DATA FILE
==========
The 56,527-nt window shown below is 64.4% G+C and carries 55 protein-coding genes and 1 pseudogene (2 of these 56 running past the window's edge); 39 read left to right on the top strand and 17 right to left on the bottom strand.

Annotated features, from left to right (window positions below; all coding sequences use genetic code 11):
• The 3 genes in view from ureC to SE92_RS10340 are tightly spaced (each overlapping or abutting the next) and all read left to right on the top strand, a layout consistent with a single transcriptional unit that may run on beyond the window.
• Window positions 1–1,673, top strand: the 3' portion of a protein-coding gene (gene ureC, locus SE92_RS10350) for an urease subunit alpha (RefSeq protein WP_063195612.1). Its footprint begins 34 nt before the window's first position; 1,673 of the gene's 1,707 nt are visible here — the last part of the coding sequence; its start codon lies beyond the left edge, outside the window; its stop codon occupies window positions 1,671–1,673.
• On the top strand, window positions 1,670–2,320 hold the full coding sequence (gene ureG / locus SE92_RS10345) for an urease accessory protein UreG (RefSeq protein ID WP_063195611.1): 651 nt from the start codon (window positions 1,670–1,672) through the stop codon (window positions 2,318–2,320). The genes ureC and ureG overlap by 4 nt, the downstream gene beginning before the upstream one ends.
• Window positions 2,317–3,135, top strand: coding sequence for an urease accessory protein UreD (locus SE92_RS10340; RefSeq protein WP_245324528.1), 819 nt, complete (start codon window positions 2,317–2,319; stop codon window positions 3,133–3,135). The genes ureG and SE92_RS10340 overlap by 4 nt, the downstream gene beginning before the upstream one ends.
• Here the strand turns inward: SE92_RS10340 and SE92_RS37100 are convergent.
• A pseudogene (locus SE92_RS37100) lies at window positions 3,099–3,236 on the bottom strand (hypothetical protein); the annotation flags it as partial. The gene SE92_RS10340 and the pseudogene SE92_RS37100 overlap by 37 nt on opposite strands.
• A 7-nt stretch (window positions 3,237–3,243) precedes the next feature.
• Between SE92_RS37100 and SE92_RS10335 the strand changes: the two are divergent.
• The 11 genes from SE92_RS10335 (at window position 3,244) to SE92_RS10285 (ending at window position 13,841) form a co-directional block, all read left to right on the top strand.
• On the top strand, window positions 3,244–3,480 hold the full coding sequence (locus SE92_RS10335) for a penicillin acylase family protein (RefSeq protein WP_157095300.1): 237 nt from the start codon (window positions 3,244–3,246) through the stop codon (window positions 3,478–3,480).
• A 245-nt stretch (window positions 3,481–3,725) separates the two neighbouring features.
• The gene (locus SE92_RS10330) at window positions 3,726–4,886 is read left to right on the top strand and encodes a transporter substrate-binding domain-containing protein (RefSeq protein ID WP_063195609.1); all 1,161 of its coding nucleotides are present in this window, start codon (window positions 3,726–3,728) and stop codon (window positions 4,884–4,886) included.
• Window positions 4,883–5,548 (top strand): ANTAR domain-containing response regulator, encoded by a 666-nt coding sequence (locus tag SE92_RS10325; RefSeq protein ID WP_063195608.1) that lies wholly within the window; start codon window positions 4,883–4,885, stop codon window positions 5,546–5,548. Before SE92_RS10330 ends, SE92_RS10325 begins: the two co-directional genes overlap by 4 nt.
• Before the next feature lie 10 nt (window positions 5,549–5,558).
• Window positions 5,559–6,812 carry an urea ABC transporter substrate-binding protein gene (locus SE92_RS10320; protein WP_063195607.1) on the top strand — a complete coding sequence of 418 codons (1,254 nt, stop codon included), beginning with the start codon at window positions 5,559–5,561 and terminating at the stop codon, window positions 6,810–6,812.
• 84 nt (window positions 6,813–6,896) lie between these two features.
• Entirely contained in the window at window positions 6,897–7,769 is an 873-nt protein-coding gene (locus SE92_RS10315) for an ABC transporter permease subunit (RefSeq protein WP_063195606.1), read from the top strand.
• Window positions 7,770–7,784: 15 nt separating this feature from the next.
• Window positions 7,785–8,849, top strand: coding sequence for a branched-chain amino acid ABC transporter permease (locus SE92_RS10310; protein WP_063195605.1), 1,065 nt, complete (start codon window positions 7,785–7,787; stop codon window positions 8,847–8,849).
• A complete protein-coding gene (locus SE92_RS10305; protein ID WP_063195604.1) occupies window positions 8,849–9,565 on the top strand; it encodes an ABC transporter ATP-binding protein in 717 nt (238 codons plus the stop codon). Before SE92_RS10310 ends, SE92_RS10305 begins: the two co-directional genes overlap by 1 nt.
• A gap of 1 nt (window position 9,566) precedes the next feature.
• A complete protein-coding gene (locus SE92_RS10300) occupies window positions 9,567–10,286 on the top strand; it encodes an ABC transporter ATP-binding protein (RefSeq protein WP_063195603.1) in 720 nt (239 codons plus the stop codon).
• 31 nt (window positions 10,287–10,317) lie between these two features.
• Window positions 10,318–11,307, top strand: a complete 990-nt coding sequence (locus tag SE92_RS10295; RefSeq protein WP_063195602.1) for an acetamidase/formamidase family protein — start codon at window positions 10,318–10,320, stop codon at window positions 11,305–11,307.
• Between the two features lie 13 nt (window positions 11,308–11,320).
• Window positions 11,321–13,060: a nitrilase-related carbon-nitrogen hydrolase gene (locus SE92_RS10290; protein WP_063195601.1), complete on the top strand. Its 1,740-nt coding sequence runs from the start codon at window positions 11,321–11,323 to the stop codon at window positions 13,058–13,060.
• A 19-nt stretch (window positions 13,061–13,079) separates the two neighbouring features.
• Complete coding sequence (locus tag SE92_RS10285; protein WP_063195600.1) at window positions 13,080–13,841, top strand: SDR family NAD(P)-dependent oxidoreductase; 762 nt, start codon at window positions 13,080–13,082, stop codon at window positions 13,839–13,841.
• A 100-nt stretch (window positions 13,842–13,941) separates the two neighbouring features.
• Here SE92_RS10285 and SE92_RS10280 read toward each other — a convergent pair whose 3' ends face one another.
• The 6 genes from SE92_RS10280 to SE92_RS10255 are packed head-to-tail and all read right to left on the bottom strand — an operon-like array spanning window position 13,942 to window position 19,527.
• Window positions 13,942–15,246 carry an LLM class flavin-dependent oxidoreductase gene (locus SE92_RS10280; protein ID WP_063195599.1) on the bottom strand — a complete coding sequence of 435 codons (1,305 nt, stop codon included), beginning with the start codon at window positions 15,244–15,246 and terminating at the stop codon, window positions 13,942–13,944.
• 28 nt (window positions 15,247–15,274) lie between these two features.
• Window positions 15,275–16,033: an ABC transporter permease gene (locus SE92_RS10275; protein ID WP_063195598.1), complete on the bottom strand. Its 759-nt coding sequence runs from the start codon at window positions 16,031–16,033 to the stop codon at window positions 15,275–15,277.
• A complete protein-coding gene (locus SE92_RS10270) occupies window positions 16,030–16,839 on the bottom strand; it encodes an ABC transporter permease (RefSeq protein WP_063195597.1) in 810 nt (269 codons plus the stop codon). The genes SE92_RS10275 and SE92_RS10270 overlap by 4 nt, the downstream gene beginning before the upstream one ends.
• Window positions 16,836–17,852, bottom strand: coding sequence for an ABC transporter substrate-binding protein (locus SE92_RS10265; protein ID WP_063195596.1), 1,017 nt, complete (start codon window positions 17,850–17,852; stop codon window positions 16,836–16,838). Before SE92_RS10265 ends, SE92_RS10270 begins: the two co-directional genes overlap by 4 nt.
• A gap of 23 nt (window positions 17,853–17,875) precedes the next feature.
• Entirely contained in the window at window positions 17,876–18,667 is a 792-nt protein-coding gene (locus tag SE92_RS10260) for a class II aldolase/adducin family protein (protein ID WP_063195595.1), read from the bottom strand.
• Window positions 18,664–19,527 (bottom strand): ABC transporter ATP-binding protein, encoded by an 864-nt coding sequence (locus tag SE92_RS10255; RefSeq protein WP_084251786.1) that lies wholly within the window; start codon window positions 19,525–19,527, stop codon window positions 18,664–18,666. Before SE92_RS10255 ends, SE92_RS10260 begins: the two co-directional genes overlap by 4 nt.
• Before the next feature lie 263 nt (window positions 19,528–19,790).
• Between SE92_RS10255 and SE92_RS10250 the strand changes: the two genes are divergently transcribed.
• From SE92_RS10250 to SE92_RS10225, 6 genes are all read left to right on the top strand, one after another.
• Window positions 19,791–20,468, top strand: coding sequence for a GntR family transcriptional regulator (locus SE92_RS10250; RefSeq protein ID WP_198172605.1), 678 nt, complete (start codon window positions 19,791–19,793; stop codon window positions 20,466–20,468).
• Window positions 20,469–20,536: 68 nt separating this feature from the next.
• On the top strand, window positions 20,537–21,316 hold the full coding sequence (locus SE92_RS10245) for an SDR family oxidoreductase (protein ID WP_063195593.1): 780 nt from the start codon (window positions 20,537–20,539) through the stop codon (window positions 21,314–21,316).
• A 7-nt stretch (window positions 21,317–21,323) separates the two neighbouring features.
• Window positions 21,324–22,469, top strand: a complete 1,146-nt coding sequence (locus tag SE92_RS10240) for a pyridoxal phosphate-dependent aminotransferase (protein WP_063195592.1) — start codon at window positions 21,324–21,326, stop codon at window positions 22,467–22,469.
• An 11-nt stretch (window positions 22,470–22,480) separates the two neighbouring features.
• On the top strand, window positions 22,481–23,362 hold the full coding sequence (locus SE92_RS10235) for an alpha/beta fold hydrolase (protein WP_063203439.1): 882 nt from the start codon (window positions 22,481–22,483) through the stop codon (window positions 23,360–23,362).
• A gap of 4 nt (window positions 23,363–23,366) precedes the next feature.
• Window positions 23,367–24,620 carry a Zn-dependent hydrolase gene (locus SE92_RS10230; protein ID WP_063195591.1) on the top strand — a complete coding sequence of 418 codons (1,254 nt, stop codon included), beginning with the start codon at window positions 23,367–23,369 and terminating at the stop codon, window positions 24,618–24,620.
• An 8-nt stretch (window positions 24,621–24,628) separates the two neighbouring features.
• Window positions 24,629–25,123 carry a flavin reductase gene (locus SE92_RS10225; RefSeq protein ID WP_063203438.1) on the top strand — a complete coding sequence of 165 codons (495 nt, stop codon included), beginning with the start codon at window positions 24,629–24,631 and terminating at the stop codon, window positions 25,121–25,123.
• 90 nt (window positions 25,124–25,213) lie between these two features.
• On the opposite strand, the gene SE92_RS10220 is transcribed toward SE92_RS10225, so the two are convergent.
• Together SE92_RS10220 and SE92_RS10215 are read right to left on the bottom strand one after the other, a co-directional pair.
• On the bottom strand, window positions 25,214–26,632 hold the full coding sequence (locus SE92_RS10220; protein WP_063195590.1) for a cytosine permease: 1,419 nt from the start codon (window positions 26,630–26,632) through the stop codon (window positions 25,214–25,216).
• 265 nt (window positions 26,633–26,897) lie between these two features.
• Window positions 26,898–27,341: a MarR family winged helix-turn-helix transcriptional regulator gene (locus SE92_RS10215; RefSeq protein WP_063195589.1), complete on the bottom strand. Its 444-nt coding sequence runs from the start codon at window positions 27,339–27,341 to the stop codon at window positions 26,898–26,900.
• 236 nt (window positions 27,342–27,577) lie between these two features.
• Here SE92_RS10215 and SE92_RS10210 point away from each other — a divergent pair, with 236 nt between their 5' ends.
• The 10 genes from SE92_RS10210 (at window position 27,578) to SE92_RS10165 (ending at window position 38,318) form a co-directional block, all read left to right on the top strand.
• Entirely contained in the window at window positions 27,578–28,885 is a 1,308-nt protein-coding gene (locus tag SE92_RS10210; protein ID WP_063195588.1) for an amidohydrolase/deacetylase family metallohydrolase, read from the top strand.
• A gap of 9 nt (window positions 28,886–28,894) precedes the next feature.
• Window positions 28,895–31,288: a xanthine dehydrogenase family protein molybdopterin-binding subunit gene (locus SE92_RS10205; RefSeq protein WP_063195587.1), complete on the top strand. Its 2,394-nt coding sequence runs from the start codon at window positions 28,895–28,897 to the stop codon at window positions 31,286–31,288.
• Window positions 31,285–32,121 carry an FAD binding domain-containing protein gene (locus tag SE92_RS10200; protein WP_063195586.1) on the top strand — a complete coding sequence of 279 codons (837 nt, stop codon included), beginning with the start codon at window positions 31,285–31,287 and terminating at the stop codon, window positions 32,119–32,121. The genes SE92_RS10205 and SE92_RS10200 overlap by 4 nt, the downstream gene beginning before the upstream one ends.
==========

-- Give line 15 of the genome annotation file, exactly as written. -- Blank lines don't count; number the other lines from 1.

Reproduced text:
• Window positions 4,883–5,548 (top strand): ANTAR domain-containing response regulator, encoded by a 666-nt coding sequence (locus tag SE92_RS10325; RefSeq protein ID WP_063195608.1) that lies wholly within the window; start codon window positions 4,883–4,885, stop codon window positions 5,546–5,548. Before SE92_RS10330 ends, SE92_RS10325 begins: the two co-directional genes overlap by 4 nt.